Compelled Production of Documents and Testimony Tax Examinations (Portfolio 633)
This Portfolio describes and analyzes the various methods by which taxpayers and third parties can be legally compelled to produce books, records, and testimony for an investigation.
Tax Portfolio, Compelled Production of Documents and Testimony in Tax Examinations, No. 633, describes and analyzes the various methods by which taxpayers and third parties can be legally compelled to produce books, records and testimony pursuant to a civil or criminal tax investigation, as well as the privileges and defenses that may be available to protect such evidence from compelled production.
Congress has granted the IRS broad investigatory powers to enforce the federal tax laws. The IRS may issue an administrative summons to a taxpayer under either civil or criminal investigation and to third parties who possess documents relevant to that taxpayer’s case. In certain criminal investigations, the IRS may also seek to invoke a grand jury, which has wide latitude and discretion to demand the production of documents and testimony pursuant to the issuance of a grand jury subpoena. A taxpayer receiving a summons or subpoena has various defenses available to him, including the Fifth Amendment privilege against self-incrimination, the attorney-client privilege and the work product doctrine. Furthermore, there are certain limitations, both procedural and substantive, on the investigating power of the IRS, such as the John Doe summons rules.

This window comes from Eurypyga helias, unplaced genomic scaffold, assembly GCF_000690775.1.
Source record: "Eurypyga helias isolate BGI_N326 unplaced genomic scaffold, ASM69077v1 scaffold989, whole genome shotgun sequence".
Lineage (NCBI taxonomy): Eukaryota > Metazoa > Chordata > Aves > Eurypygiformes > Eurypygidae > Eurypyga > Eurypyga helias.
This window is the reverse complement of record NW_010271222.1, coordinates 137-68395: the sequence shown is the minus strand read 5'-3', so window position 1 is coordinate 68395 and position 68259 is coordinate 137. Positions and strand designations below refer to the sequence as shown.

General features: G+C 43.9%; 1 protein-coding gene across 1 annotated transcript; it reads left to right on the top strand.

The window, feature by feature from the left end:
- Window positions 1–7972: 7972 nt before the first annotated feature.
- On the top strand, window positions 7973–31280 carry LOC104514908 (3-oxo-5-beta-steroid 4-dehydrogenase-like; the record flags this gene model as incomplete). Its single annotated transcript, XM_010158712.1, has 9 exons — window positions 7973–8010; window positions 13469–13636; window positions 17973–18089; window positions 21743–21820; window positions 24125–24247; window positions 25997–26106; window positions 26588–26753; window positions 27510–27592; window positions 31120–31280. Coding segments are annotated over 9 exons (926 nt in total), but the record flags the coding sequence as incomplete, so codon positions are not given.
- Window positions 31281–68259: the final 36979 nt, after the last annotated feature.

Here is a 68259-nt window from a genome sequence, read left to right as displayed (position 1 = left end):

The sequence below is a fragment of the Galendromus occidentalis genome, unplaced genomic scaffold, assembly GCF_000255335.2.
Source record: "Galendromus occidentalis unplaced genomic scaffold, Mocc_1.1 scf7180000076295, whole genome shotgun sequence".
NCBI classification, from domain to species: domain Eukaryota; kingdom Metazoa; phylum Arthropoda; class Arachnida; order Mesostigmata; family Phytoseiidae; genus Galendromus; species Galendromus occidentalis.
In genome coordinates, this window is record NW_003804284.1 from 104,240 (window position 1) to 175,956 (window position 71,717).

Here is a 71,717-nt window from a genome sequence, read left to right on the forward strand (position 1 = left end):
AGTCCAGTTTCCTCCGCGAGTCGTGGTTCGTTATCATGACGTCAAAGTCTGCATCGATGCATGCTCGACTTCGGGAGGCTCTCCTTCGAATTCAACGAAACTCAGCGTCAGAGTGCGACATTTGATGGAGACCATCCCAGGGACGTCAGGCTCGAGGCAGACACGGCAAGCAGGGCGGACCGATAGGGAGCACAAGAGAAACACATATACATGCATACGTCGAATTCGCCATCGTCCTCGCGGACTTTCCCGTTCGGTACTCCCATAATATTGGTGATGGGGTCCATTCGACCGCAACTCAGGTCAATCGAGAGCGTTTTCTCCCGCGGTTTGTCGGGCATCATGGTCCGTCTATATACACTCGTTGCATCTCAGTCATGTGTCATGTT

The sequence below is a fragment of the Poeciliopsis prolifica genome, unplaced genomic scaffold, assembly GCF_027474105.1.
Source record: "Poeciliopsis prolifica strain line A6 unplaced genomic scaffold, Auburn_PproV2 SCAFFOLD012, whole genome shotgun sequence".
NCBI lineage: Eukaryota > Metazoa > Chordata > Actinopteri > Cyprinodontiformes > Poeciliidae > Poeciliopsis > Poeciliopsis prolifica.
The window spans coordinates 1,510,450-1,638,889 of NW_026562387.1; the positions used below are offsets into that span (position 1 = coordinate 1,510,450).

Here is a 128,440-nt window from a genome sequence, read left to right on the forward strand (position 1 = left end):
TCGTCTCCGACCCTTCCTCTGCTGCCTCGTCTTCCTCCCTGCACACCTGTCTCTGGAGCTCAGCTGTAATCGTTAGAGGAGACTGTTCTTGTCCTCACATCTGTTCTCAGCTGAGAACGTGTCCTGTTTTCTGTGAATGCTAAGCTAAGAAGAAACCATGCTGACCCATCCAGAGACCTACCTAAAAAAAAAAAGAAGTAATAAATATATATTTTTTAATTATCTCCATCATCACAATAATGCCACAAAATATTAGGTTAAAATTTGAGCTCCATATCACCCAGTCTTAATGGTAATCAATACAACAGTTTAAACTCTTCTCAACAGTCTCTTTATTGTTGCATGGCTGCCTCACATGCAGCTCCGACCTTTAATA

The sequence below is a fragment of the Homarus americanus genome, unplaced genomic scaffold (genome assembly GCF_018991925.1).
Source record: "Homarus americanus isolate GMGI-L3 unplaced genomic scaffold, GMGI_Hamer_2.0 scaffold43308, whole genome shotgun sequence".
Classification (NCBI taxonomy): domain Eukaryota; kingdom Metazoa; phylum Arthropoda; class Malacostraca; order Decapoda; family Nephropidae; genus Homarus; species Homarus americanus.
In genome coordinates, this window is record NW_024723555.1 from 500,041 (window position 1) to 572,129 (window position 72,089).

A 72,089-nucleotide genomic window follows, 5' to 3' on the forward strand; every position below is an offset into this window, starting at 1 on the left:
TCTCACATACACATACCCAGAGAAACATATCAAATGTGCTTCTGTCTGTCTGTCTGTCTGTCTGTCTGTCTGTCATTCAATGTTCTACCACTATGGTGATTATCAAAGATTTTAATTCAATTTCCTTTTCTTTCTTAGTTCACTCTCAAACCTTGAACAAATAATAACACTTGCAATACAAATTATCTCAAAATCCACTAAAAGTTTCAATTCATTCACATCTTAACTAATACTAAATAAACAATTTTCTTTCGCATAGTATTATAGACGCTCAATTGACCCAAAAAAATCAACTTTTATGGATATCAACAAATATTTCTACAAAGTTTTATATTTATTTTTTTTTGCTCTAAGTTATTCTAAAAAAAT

This Portfolio focuses on the power of the IRS and the grand jury to issue and seek enforcement of administrative summonses or subpoenas to taxpayers and third parties who possess documents and testimony relevant to tax investigations, and the limitations imposed on such power. It discusses the ability of the IRS and the grand jury to investigate both U.S. and foreign taxpayers, as well as the special procedures which may be applicable with respect to documents located in foreign countries. In this context, the Portfolio addresses the attendant jurisdictional issues, tax treaties, tax information exchange provisions and various specially enacted statutory provisions specifically pertaining to obtaining documents which are located abroad. The Worksheets include portions of the Internal Revenue Manual related to the production of testimony and documents and sample letters to be utilized to protect the attorney-client privilege in certain situations.
Table of Contents
I. IRS Summons Power and the Powell Test
II. Limitations on the Summons Power
III. Summons Enforcement
IV. Summonses to Third-Parties
V. Church Tax Inquiries and Examinations
VI. Special Aspects of Foreign Records
VII. Tax Grand Jury Investigations
VIII. Other Means of Obtaining Information: Search Warrants, Mail Covers, Electronic Surveillance, and Undercover Tax Investigations
IX. Documentary Privileges
Partner; Chair, Tax Group; Executive Committee Member
Dilworth Paxson PLLC
Buchanan Ingersoll & Rooney PC